Perhaps it is because he can hardly disagree with his own statements that he completely ignores my arguments about the effects of increases and decreases of rents and contents himself with reiterating the statements he made originally. Except, that is, where he challenged the statistical accuracy of figures which were clearly arbitrary and made no reference to statistics. I am sure Comrade Hardy knows this to be a normal method of demonstrating a general principle - simpler than making use of algebraic symbols with which some members may not be familiar - for it was used frequently by Marx, I can therefore only regard such a challenge as facetious.
As for the rest he has got the impression that I think industrial action is hopeless. At least this is what he says. If he will read carefully the last section of my article he will see that it was devoted to demonstrating that, on immediate issues, both the industrial and political aspects of the class struggle are equally important and necessary, and that neither are hopeless if carried on together, but to renounce one as Comrade Hardy would have us do, would inevitably weaken the effect of the other, and is therefore non-Marxist and against the interests of the working class.
This was the very basis on which the whole of my position rested, and it was this which Comrade Hardy did not even attempt to answer, except for the quite inexcusable misrepresentation mentioned above.
47.4.2 THE LETTER FROM R.M.
In contrast to all this, I was pleased to see in the same issue the letter from Comrade R.M. who makes some pertinent observations which must be considered. He suggests for instance, that being a small minority there is nothing we can do at the moment. It is not entirely true, however, that nothing can be done. Our propaganda has some effect, however small, on public opinion; and public opinion does matter. Even Comrade Hardy recognises this in his article. When the Party has representatives on the floor of the House or in local councils we. will have a direct effect through the vote.
It is true that this particular issue may be dead by then, but it is only by expressing our attitude to this and every other aspect of capitalism that we can demonstrate to workers our worthiness of their support as their representatives in Parliament. We obviously cannot adopt one attitude outside of Parliament and another when we get in. But it will be remembered that Comrade Hardy did not say that this was a working class issue but we should ignore it. This would have been bad enough. He said in fact that it was not even a working class issue, which makes matters worse by being wrong into the bargain.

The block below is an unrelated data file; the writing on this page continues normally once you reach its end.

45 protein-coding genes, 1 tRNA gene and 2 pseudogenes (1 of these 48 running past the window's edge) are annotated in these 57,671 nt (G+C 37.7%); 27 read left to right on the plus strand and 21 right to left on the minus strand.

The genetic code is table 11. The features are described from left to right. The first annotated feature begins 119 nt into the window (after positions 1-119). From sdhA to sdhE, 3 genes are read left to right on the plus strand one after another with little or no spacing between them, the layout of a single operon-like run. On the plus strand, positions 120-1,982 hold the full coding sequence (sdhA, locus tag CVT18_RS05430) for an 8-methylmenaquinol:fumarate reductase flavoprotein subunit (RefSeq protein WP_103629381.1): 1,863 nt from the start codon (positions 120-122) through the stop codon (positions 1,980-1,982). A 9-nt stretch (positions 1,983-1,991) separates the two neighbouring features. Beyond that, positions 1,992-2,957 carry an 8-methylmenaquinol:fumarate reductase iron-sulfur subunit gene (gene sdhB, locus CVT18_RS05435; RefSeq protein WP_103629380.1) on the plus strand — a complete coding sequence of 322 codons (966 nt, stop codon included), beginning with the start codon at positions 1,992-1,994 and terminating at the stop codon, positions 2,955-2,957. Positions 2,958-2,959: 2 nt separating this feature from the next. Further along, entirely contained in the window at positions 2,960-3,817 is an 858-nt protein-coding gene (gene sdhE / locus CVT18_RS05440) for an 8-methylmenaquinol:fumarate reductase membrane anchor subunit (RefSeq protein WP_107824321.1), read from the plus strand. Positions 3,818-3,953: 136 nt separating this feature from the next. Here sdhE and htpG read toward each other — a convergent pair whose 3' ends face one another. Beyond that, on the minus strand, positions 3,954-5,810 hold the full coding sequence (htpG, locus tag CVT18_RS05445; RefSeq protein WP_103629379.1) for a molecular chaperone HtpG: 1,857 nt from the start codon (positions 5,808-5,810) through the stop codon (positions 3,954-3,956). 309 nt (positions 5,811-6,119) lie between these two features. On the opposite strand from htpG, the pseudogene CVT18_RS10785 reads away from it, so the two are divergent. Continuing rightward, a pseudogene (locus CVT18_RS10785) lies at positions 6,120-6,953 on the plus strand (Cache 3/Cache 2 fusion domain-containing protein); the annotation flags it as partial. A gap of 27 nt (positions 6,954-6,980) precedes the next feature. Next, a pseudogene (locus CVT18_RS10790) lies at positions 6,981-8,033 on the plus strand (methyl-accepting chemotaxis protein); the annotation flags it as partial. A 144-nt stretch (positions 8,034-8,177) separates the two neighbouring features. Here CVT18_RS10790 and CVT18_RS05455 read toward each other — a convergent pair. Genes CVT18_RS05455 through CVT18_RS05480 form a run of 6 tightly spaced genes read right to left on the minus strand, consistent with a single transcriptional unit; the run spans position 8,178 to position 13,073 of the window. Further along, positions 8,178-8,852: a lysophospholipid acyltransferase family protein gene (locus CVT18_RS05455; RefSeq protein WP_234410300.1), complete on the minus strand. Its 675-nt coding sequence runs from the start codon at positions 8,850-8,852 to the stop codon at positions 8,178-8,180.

Comrade R.M. also points out that to adopt my attitude would involve many difficult problems. This, no doubt, is quite true, but I am afraid I cannot accept this as a criticism of my case. If the position is correct but difficult, it is no solution to substitute for it one that is easy but wrong. The answer is more knowledge, more original thought, and constructive discussion. Anybody who is afraid of problems should give up politics. All politics is difficult and that aimed at the total reorganisation of human society is not likely to be an exception. At least not if they are to be scientific and practical. Plausible Utopias are always easy to describe if not to construct.
R.M. has rightly seen that to take a positive attitude on rent control implies a positive attitude on a host of other issues, and he asks where do we stop? Unfortunately, the correct answer is again unpalatable, but I have no intention of evading the issue. The answer is simply that, where working class interests are effected, the party of the working class can never stop; can never stand aside from the class struggle, or any part of it, until those social conditions have been established in which clashes no longer exist.
It has been said that time spent in dealing with every day issues such as rent control is time taken from the propagation of socialism. This is surprising as in fact the majority of our propaganda already concerns itself with every day issues (e.g.) the article on rent control. My concern is not with people of Comrade Hardy's conviction not dealing with these issues but the way in which they deal with them. This is primarily a question of attitude.
A case which is oversimplified to the point of inaccuracy may well continue to attract the youthful rebel, but it will only repel the more mature and thoughtful workers whom we will so badly need to help us overcome the many difficulties which Comrade R.M. envisages. They will be attracted to us only if our attitude reflects a more logical if slightly more difficult theoretical basis. That basis is the Materialist Conception of History which, it seems, an increasing number of members either do not appreciate or do not apply.
47.5 SOME FACTS AND FIGURES FROM U.S.A. CONCERNING THE OLD FOLK
By J. E. Hoe